Though it might be possible to spend 16 hours a day on work, it’s difficult to actually do so.  We also probably can’t do cognitively difficult things consistently either.  If something is hard for you to do, you may be better off doing it in smaller chunks with breaks in-between.

Try to keep your expectations within the bounds of, not just possibility, but also reality.



I smashed together a lot of information for this post.  While you sort out what tools you think will work for you, or what techniques you might want to try next, I hope I can give you a basic framework for incorporating these habits:

  1. Set up a reminder system with alerts you’ll actually check (be it emailing yourself, a to-do list, or calendar reminders).
  1. Start incrementally and build up. (Mark Bao has a great post on habit-formation here).  Don’t overload yourself with things to take on.
  1. Celebrate small victories.  The goal is to want  to do your aversive tasks, so focusing on a feeling of success when you do them associates positive feelings with the task.  (see here and here).



I think a lot of us have this implicit assumption where only “special” events like meeting Bill Gates are life-changing enough to warrant behavior change.  Yet, is that necessary?  Could you change right now, if you really wanted to?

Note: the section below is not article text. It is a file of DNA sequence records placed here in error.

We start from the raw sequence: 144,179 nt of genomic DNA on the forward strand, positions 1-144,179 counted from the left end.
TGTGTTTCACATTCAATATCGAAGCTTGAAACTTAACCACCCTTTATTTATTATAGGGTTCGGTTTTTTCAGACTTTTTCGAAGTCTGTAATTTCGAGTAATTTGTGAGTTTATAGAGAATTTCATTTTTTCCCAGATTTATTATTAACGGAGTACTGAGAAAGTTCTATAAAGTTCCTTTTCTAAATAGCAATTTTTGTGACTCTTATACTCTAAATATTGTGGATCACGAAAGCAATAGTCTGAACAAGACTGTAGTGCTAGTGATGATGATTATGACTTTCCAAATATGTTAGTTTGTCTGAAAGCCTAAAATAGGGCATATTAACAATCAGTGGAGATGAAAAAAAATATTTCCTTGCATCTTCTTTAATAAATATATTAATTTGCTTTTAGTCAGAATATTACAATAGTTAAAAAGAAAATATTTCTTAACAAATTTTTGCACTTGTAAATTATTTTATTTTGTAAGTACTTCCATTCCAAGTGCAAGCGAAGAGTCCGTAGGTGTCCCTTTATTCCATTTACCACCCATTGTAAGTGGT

You might be thinking, “Yeah, but I’m too lazy to actually change!  That sounds like work, which I don’t like.”

But hopefully, at some level, you do care about upgrading your habits–that’s why you’re here.  Then the question isn’t really “Do you want to change?”, but:

“Given that you are lazy and don’t want to do work, what would enable you to change anyway?”

I think this attitude embodies the spirit of self-improvement rather well.  When you hit a roadblock on your way to your goal, you don’t have to give up.  You find a way to go around or power through.

If you know you’re lazy, and you also know you want to beat procrastination, take that into account  and get started all the same.